Enjoy all the lovely dog photos taken over the years of this motley crew! Herders and dogs!
Back in July, the dreaded Covid-19 eventually struck down Reindeer House. With around 6 staff living in Reindeer House at any one time, it seemed almost inevitable that it would get us at some point – regardless of how careful everyone was being – and to be honest we’re all amazed that we made it as far as July 2021. Although I admit the 8.30pm phone call from Fiona (“Hen? Bad news…”) still came as a bit of a surprise to me at the time.
Around half the staff, myself and Andi included, don’t live onsite, so only half of the staff were affected. But Reindeer House is quite small with not much space for all its residents to keep away from each other, so once one person in the house caught the virus, everyone else went down like dominoes, one by one. Poor Joe resisted the longest, valiantly testing negative day after day for a full week, so by the point he had finally succumbed and done his 10 day stint, the poor lad had been isolating for 17 days!
Although we closed to the public completely for one day, everyone spent that one day working out how we could possibly continue working to some extent, and actually it all worked out rather well, with two ‘teams’ of staff – the plague-ridden Reindeer House lot dealing with all the office work, while the healthy outsiders dealt with the reindeer on the hill and the guided tours, with no crossover whatsoever. What a blessing to have a business where the main ‘thing’ is all outside, with no need for visitors to come anywhere near Reindeer House at all! While obviously it would have been an unwelcome financial hit to have had to cancel all the Hill Trips for the 2.5 week period, it would have also been terrible to have had to disappoint so many people who were already booked in and champing at the bit to see the reindeer, and this thought did spur us on too to find a way to make this still possible.
We settled into a steady pattern. Andi and I would arrive first thing in the morning and head up on to the hill to check and feed the reindeer herd, making sure everyone was present and correct, applying fly-spray to their antlers if necessary, and giving them their first feed of the day. Then back down to Reindeer House, where we’d have a morning ‘meeting’ over the garden fence. Reindeer House’s plaguey residents would come trotting out into the garden as soon as they saw us through the windows (People! People to talk to! Social interaction!) and thankfully for pretty much the entire time the Centre was closed, the weather was glorious and we could have a good catch up before we headed home. For Andi and I the working day was finished by 10.30am.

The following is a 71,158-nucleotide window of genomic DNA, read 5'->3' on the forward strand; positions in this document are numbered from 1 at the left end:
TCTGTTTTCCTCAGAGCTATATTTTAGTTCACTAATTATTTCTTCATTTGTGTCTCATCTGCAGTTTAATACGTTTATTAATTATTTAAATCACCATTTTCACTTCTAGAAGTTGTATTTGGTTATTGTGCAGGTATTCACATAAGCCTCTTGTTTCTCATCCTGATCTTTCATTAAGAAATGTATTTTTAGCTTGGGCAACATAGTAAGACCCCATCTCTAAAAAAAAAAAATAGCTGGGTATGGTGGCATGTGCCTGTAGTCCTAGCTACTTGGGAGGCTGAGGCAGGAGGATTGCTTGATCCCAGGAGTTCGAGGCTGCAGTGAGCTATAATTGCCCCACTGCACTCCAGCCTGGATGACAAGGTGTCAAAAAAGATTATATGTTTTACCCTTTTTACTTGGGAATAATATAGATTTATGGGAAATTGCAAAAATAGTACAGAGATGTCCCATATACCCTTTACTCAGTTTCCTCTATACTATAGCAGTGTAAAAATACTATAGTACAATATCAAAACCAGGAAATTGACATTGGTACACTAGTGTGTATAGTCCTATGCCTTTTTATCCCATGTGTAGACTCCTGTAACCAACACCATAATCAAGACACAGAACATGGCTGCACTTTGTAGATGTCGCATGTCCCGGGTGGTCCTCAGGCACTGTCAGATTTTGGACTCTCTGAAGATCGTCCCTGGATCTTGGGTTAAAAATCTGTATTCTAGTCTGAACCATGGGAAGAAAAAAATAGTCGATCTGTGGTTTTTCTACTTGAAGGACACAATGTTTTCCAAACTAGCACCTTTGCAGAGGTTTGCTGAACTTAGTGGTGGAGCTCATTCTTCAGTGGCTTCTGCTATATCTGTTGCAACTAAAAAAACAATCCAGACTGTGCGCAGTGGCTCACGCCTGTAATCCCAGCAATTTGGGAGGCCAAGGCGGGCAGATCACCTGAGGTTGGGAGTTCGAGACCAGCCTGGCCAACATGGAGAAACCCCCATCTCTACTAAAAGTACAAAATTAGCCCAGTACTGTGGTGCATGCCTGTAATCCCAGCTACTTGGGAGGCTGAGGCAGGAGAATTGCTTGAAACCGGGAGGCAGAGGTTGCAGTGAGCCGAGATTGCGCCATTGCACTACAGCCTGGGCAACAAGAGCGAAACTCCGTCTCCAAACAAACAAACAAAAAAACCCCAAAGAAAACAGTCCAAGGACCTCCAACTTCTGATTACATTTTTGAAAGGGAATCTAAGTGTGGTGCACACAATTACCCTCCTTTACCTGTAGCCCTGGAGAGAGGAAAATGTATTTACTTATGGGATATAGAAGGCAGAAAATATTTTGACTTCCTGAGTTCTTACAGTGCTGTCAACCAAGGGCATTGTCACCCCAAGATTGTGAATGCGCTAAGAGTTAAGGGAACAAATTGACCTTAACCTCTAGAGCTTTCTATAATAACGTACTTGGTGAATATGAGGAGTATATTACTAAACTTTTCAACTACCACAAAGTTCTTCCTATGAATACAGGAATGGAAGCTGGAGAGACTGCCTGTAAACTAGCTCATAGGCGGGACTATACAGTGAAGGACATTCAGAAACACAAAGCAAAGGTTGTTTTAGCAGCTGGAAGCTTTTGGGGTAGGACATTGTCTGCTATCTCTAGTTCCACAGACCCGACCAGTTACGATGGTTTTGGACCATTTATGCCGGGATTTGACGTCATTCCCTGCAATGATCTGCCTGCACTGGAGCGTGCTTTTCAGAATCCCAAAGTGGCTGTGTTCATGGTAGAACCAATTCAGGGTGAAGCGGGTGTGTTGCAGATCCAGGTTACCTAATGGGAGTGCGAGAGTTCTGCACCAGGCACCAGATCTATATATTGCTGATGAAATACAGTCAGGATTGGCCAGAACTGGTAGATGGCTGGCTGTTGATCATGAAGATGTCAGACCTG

Most days, before we headed home, other ‘outside’ (i.e. healthy!) staff would arrive, tag-team style, have a gossip, and then would head up to the carpark ready to meet the morning’s visitors, who had all been emailed a map of where to meet instead of arriving at Reindeer House. And then the same again in the afternoon for the second Hill Trip. It all seemed to work quite well, and (for me anyway), made for a rather relaxing 2.5 weeks… Thanks to the weather playing ball and all our visitors coping very well with the last-minute change to the way their Hill Trip would work, it wasn’t too much of a hiccup. Writing this in the middle of a hectic autumn, with 3 times the number of reindeer in the hill enclosure that there was in July (due to the rutting season) and to-do lists coming out of my ears – I’m very glad it all happened in the summer and not right now! I am very aware however that we (as in the world in general) aren’t out of the woods yet and perhaps it’ll all happen again to us here at Reindeer House, but if so let’s hope it’s not anytime soon…
Back in the summer of 2014, it was not just reindeer that us herders looked after. We had the responsibility of caring for Walter and Jesse. Two Soay sheep that had been left by their mothers.
Walter was the first to come to Reindeer House after Tilly, owner of the Cairngorm Reindeer Herd, noticed him deserted in one of the fields at her farm on the Glenlivet estate (https://www.wildfarming.co.uk/). Tilly and Alan have a range of animals at Wild Farm, including Soay Sheep, and rather than let them face life without a mother at just a few days old, Tilly decided that Reindeer House would be a good place to help nurse first Walter, and later Jesse, back to health before re-joining the flock.
The names may well sound familiar to the adult readers. That is because looking after these two lambs came just after the period that we at Reindeer House were watching the television series ‘Breaking Bad’.
Fiona, Hen, Andi, and I were living at Reindeer House. With Zac and Abby also working here at the time. During summer we would often eat lunch ‘al fresco’, basking in the sun that illuminated the front garden, but we would share our garden with Walter and Jesse.
Walter and Jesse were only with us for a short time before they re-joined the flock, but they left a big impression on both us and the visitors. In fact, Walter and Jesse used to greet visitors to the paddock as their outdoor space was located by the paddock door. They even came with their own sign in their garden that read: “These are not Reindeer Calves”. Just in case any confusion occurred.